(See also Overview of Fungal Infections.)
Chromoblastomycosis is a cutaneous infection affecting normal, immunocompetent people mostly in tropical or subtropical areas; it is characterized by formation of papillomatous nodules that tend to ulcerate.
Chromoblastomycosis is caused by dark brown or black fungi that produce sclerotic bodies in tissue.
Usually, chromoblastomycosis begins on the foot or leg, but other exposed body parts may be infected, especially where the skin is broken. Early small, itchy, enlarging papules may resemble dermatophytosis (ringworm). These papules extend to form dull red or violaceous, sharply demarcated patches with indurated bases. Several weeks or months later, new lesions, projecting 1 to 2 mm above the skin, may appear along paths of lymphatic drainage. Hard, dull red or grayish cauliflower-shaped nodular projections may develop in the center of patches and, if the infection is untreated, gradually extend to cover extremities over the course of many years. Lymphatics may be obstructed, itching may persist, and secondary bacterial superinfections may develop, causing ulcerations and occasionally septicemia.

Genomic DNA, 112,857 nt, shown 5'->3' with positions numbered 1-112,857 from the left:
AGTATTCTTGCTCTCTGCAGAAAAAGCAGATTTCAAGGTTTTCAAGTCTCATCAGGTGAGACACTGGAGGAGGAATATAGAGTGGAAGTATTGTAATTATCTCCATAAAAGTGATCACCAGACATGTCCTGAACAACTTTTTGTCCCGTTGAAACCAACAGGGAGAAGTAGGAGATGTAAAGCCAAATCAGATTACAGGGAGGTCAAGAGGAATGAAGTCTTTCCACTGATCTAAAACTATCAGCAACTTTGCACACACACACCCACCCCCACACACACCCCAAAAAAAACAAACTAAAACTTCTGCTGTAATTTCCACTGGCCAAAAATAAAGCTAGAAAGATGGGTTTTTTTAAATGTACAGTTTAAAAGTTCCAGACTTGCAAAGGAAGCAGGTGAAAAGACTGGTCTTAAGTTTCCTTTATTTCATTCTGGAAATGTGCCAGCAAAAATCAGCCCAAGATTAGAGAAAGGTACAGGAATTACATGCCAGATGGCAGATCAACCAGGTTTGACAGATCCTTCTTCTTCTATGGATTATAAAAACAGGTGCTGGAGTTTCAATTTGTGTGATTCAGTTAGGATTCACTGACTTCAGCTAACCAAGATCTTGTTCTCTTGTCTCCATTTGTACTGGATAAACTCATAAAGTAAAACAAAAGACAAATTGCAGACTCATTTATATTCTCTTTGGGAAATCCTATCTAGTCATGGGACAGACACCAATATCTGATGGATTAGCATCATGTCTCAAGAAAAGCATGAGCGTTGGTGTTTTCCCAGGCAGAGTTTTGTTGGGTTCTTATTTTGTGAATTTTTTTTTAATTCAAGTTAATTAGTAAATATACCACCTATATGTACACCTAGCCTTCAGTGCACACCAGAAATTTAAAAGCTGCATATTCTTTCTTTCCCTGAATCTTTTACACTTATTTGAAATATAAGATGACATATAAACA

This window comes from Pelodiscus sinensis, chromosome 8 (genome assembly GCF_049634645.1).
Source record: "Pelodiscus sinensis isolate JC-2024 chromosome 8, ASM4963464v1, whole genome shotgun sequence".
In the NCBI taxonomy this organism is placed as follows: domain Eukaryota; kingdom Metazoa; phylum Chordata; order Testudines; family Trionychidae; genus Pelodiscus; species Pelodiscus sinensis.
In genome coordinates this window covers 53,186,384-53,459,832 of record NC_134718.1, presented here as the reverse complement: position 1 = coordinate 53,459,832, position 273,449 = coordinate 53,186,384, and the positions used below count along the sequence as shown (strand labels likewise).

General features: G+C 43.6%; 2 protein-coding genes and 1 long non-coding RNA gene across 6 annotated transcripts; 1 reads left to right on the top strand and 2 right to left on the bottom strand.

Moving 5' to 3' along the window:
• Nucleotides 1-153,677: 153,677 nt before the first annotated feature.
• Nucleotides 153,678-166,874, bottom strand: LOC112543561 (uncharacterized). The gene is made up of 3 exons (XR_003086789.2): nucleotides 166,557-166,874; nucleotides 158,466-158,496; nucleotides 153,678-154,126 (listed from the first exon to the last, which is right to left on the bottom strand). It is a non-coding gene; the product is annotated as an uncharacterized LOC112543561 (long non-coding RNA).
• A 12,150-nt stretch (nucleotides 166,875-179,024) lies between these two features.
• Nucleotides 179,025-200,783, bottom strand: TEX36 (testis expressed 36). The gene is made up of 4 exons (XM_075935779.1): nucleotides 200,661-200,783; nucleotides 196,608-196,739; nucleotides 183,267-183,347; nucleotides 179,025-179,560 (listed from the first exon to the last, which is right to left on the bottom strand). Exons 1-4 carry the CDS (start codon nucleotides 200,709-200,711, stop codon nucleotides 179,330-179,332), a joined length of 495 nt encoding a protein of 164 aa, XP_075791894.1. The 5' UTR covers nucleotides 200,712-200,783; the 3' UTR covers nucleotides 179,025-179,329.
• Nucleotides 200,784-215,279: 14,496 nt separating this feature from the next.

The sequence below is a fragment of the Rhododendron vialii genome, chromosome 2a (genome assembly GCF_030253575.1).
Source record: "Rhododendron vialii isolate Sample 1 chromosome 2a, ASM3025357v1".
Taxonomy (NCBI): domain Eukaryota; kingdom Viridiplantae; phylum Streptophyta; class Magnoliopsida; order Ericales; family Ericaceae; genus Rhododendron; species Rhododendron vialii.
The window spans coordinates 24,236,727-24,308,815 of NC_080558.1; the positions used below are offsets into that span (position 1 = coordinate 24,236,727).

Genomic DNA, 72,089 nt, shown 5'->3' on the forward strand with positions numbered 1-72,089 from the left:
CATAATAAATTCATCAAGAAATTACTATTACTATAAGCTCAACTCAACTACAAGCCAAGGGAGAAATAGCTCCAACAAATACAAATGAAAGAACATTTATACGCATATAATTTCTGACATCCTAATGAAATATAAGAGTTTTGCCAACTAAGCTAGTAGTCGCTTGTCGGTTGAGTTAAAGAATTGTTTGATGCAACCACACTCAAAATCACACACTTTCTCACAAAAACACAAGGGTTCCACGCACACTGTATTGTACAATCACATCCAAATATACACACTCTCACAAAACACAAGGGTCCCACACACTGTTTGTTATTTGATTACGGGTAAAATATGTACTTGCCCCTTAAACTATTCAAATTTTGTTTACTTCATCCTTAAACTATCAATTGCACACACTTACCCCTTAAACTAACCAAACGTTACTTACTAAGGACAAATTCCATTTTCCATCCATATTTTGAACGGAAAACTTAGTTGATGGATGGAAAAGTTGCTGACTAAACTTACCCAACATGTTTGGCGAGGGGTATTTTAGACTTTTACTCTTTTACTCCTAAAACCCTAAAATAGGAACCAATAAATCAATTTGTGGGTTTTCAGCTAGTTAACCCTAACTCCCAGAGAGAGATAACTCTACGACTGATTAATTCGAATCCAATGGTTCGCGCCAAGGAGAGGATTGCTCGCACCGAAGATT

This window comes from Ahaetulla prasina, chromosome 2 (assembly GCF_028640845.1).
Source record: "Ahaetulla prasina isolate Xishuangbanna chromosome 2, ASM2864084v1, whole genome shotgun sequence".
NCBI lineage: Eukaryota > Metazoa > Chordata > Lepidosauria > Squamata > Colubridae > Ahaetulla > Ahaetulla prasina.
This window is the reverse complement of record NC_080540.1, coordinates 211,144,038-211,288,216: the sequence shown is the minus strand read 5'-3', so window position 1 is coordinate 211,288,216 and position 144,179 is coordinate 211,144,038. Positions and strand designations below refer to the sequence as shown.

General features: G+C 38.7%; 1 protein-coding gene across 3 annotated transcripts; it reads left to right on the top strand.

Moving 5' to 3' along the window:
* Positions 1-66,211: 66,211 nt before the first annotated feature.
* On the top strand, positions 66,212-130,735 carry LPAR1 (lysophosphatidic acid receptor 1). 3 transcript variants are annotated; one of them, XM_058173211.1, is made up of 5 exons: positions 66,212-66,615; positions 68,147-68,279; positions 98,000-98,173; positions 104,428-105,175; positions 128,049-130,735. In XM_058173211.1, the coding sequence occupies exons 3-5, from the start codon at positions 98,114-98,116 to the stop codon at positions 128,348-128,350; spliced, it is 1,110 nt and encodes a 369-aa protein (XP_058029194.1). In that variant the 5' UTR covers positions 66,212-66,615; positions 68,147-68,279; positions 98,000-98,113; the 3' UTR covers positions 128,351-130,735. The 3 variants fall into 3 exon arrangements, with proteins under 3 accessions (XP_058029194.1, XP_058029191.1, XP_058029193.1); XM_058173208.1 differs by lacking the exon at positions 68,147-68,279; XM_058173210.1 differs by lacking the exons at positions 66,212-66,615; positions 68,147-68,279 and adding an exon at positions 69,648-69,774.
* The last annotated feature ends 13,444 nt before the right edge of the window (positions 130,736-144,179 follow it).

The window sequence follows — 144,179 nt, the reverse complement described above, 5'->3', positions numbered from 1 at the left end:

Late chromoblastomycosis lesions have a characteristic appearance, but early lesions may be mistaken for dermatophytoses.
Fontana-Masson staining for melanin helps confirm the presence of the sclerotic bodies (Medlar bodies), which are pathognomonic. Culture is needed to identify the causative species.
(See also Antifungal Drugs.)
Itraconazole is the most effective drug for chromoblastomycosis, although not all patients respond. Flucytosine is sometimes added to prevent relapse. Amphotericin B is ineffective. Anecdotal reports suggest that posaconazole, voriconazole, or terbinafine may also be effective.
Adjunctive therapies such as cryotherapy are often helpful, although response is slow.
For localized lesions, surgical excision may be curative.